I looked at her blankly.


(My paternal Grandparents with my Dad and Aunt.)

Yes, I’d worked for a law firm in their IS department, managing a dedicated server and specific programs. But I’d honestly never worked with a PC. Wang, yes! PC? No! I didn’t know how to take it out of the box, much less put it all together, much less turn it on and make it work.

She had a plan, though. She had me signed up for classes.


Then she showed me the “research.” Two very large filing cabinets stuffed to the gills with Grammy’s 50 years worth of genealogy research, and then Mom’s boxes representing her 25 years worth of genealogy research.


I had immediate flash backs to when I was a kid – dying of boredom while they did genealogy research. I glanced at the filing cabinets and boxes. I made a quick mental calculation… I would be done with this about the time Jesus came back for His church! Yes, He could come back any day – but He’d been quoted as saying that a day was like a thousand years! Help me, Lord Jesus! Help me!

So I took the class.

I made a lucky guess on choosing a genealogy software program – way back before I had half a clue about what software even was, or what one should look for in a genealogy program.

And one day I dug in.

She tricked me, my Mom.

I think she secretly knew that my love for history would win out eventually… I think she also knew my determined to hate it attitude would eventually fade, and I’d take half a second to consider the wealth literally at my fingertips, and get sucked in.

Oh did I get sucked in.

(My Aunt telling a calf what for!)

Then, as if that weren’t bad enough, my Dad sealed the deal.

One day, he asked me to sit down, and very solemnly asked me if I’d please consider doing him a favor. He’d heard of the successes I’d had connecting with some cousins via this new fangled thing called the Internet and bulletin boards. (I found a husband there, too!) And he asked me if I would please research his side of the family. You see, he ran away from home when he was just a whipper snapper of 8 years of age – only going home long enough to hitch a ride to California as a teenager – so he missed tons of oral history, connections, and the like.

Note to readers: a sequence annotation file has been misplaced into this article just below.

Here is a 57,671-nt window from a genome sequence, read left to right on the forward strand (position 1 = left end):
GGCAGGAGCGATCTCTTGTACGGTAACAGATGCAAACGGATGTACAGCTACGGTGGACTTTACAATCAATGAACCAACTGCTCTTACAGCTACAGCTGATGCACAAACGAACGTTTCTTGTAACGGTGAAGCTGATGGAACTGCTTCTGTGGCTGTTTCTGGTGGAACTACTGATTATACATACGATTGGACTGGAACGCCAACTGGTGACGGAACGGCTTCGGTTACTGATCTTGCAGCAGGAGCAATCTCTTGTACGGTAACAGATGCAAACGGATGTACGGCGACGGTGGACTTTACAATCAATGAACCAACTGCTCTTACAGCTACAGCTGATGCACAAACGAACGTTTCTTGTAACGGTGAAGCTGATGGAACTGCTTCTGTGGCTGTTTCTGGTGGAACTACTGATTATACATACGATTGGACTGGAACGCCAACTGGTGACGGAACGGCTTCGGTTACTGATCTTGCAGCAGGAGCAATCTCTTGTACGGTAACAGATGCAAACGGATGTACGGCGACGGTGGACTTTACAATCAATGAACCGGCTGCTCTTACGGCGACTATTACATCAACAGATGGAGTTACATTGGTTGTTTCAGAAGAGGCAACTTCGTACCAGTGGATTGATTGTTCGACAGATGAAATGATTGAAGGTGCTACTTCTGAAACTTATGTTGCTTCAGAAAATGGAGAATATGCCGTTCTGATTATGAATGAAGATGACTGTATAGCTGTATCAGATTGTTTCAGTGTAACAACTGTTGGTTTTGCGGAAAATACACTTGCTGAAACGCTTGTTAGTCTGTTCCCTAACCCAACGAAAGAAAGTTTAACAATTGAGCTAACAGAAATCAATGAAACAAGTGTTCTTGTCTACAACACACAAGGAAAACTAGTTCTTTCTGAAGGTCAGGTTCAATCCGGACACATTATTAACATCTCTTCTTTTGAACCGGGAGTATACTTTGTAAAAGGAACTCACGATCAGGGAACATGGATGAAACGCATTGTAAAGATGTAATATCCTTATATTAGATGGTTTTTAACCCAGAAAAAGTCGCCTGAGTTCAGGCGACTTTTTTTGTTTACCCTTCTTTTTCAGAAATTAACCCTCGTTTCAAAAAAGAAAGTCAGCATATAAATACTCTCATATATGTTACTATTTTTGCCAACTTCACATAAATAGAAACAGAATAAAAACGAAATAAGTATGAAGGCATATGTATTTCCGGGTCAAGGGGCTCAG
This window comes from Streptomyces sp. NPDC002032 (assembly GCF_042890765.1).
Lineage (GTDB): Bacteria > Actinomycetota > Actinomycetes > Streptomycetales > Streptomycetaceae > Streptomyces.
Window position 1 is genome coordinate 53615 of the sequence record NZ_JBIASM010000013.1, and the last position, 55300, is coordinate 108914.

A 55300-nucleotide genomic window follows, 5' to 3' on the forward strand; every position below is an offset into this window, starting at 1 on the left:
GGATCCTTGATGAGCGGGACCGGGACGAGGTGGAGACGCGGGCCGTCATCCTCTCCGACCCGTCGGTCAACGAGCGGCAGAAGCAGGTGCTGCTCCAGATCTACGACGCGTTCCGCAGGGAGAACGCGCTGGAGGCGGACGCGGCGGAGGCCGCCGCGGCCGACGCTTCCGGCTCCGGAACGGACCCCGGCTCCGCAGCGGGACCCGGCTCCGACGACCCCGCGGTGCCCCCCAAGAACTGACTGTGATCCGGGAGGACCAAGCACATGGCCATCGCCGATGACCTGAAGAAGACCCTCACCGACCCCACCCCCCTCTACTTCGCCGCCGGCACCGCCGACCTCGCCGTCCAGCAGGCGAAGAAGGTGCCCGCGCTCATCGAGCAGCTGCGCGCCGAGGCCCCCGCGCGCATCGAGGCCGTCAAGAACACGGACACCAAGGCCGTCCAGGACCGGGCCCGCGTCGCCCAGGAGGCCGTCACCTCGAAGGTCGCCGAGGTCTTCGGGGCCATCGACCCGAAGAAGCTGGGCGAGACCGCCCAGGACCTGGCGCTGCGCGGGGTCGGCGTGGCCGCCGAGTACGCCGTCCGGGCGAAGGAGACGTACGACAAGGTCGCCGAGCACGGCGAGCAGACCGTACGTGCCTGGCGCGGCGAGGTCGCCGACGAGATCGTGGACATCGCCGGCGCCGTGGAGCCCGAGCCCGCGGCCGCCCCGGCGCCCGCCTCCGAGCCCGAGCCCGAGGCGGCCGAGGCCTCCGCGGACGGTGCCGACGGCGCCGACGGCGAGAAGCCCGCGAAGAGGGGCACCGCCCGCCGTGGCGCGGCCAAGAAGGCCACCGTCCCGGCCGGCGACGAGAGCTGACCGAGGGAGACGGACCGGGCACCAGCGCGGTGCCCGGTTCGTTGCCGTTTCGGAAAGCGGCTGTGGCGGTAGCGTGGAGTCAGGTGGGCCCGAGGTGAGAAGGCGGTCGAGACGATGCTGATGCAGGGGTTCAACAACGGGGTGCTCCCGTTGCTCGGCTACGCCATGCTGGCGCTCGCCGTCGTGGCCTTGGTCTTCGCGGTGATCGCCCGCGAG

He phrased it somewhat along the lines that this was a dying wish. He wanted to know more about his roots. He wanted to maybe connect with some of his cousins – most of whom whose names he didn’t even know, nor how to contact them.

How could I say no?

So of course, I didn’t.

So that was pretty much the beginning. At first I spent nearly all of my free time researching, adding to the family file on the computer, scanning documents, sourcing stuff, verifying information, and marveling at the wonder of the fact that *I* was related to these amazing people who trekked across oceans for freedom, took part in wagon trains to procure land and a future for their children, and took a stand for things like equality.

(Erby Kay Anderson, my great-great grandmother.)

So – for the girl who could teach the class on genealogy research – how did I fail so miserably at teaching my own children about their roots?

I’m still pondering that.

Yes, I know life is busy.

And they grow up so fast! When they’re little, well, they’re too little to understand. (Well, maybe.) And when they’re older, it seems that life distracts you from saying stuff like, “Did you know that your great-great-great grandfather kept a journal and I’ve got it in that safe over there? Wanna look at it?”

How do I find myself at that juncture of life when my eldest is leaving for college in a year – and I had to spell out for her that she’s eligible to join the DAR (and what it is – Daughters of the American Revolution, for those of you unfamiliar) and may be able to get scholarships because of it! And not just eligible once – but like through 5 or 6 different ancestors!

(Grammy and Grandpa, Mom & Uncle – Victory Gardening circa 1943.)

So, I’m making a bit of a – mid-year resolution?! Yeah, I guess that’s what you’d call it.

I want to do better.

I want my kids to know.

I want them to value the treasure of their family history.

I want them to do a better job of telling their kids about their old dead kin, and why their connection to them matters.

So I’m going to start telling them stuff.

I’ll start with the juicy stuff…. You know, like the newlywed bride who killed her groom shortly after the outbreak of the Civil War because he was a Yankee, she was a Rebel, and he was fixing to join up and fight. A good scandal should intrigue teenagers, right?

Or maybe I’ll start with visual aids! I’ll bring out the Certificate of Thanks signed by Abraham Lincoln and Edwin Stanton that their ancestor Thomas Alcock was given for his service in the 148th Ohio Infantry. That one is really cool.

Whatever the case, I’m going to need accountability. So I’m going to be reporting back here as I make progress. You’ll be stuck learning more about our family history, too! J

Here’s hoping my failure to incorporate this for my kids at an earlier age can be made up somewhat!